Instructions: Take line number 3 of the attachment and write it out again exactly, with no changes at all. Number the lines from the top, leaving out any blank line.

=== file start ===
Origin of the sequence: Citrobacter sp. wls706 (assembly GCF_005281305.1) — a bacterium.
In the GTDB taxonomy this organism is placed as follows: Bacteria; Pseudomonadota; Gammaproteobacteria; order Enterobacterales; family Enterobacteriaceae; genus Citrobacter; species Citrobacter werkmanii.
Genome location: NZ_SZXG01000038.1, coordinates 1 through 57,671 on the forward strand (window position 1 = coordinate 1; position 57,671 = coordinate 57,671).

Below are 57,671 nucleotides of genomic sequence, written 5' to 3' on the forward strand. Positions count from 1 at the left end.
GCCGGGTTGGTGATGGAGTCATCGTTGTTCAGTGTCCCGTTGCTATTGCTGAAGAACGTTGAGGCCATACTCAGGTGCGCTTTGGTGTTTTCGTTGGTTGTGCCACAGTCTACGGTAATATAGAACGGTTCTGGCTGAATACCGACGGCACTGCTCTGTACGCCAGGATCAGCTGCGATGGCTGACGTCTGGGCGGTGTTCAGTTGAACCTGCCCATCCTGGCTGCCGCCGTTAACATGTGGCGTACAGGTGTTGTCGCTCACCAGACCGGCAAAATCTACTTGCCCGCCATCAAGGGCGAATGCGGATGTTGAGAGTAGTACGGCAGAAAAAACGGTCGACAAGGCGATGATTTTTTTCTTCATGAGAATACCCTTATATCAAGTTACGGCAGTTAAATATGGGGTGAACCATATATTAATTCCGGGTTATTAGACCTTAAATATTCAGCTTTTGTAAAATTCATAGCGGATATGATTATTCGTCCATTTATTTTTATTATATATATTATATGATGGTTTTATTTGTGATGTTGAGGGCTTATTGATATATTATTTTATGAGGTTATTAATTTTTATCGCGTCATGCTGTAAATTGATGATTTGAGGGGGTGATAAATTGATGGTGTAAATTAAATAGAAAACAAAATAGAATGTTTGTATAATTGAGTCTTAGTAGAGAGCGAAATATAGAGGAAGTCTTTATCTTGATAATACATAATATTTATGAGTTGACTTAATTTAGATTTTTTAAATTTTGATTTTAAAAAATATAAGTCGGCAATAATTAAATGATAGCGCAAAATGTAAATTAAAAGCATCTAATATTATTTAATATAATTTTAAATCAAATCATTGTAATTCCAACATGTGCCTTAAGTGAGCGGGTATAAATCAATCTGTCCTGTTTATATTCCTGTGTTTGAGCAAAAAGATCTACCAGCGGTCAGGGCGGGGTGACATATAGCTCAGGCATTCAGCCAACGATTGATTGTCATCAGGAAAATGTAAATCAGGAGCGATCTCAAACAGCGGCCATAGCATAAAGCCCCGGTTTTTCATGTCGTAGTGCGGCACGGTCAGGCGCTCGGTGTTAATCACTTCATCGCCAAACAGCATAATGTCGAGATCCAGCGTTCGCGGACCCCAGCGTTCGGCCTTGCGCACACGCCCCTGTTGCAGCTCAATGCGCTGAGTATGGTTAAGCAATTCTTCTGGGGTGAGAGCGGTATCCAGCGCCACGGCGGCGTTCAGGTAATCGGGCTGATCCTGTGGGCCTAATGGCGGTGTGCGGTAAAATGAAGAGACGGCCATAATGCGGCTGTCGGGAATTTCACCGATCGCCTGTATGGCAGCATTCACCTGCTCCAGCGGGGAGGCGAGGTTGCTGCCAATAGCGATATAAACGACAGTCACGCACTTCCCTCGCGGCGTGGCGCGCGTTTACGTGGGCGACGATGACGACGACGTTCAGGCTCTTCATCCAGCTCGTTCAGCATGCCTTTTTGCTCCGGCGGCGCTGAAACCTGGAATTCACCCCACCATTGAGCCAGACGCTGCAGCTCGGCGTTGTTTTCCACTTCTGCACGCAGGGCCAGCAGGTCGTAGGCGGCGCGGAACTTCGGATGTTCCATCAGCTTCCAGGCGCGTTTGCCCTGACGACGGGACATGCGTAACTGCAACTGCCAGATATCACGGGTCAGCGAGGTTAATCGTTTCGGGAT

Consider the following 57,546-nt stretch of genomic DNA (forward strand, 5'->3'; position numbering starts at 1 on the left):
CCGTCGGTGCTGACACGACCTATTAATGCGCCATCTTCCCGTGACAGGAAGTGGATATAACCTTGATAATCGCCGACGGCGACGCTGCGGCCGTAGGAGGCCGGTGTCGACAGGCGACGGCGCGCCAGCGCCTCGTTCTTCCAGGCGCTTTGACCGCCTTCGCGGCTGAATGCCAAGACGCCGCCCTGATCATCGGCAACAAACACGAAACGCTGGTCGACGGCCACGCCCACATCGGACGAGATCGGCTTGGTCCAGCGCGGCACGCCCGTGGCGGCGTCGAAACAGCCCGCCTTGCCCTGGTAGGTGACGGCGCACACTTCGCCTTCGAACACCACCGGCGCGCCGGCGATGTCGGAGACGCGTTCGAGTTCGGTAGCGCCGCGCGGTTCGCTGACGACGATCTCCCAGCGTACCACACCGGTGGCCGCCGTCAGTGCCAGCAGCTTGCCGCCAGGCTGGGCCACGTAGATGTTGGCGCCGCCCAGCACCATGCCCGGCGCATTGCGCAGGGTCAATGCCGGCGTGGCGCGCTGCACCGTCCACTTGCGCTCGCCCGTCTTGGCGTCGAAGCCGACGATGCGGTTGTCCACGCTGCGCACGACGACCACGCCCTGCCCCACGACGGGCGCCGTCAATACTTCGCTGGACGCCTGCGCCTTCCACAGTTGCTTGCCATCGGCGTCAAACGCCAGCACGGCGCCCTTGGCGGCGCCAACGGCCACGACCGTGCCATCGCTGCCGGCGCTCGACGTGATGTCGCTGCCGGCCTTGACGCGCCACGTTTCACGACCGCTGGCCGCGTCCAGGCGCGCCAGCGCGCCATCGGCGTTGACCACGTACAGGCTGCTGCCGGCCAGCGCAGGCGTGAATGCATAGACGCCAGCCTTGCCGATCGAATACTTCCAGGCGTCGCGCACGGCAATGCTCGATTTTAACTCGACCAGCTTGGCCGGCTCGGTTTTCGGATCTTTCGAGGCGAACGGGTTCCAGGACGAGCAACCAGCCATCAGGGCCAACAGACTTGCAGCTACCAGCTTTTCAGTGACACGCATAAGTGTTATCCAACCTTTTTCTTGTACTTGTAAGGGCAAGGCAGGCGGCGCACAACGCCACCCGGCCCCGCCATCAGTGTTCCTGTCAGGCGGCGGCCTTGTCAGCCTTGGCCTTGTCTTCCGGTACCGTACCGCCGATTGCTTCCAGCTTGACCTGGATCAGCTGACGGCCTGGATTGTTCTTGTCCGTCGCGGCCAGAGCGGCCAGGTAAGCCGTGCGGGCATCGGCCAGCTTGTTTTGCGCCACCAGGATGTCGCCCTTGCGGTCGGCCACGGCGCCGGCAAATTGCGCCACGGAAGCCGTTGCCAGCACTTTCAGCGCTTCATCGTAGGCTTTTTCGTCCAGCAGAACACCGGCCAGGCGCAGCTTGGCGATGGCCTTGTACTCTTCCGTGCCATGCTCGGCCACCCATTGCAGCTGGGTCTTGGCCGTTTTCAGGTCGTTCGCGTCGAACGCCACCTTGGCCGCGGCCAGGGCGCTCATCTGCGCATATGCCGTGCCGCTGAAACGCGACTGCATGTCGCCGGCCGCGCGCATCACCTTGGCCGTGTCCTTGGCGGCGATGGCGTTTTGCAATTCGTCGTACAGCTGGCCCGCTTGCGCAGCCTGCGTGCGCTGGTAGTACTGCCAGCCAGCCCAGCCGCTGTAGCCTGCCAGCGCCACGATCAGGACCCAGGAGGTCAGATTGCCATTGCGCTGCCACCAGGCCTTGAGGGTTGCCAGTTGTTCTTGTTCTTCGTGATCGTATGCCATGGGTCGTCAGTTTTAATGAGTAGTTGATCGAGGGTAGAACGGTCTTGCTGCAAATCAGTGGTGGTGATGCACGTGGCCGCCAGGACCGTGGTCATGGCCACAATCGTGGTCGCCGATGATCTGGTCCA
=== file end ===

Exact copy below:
Genome location: NZ_SZXG01000038.1, coordinates 1 through 57,671 on the forward strand (window position 1 = coordinate 1; position 57,671 = coordinate 57,671).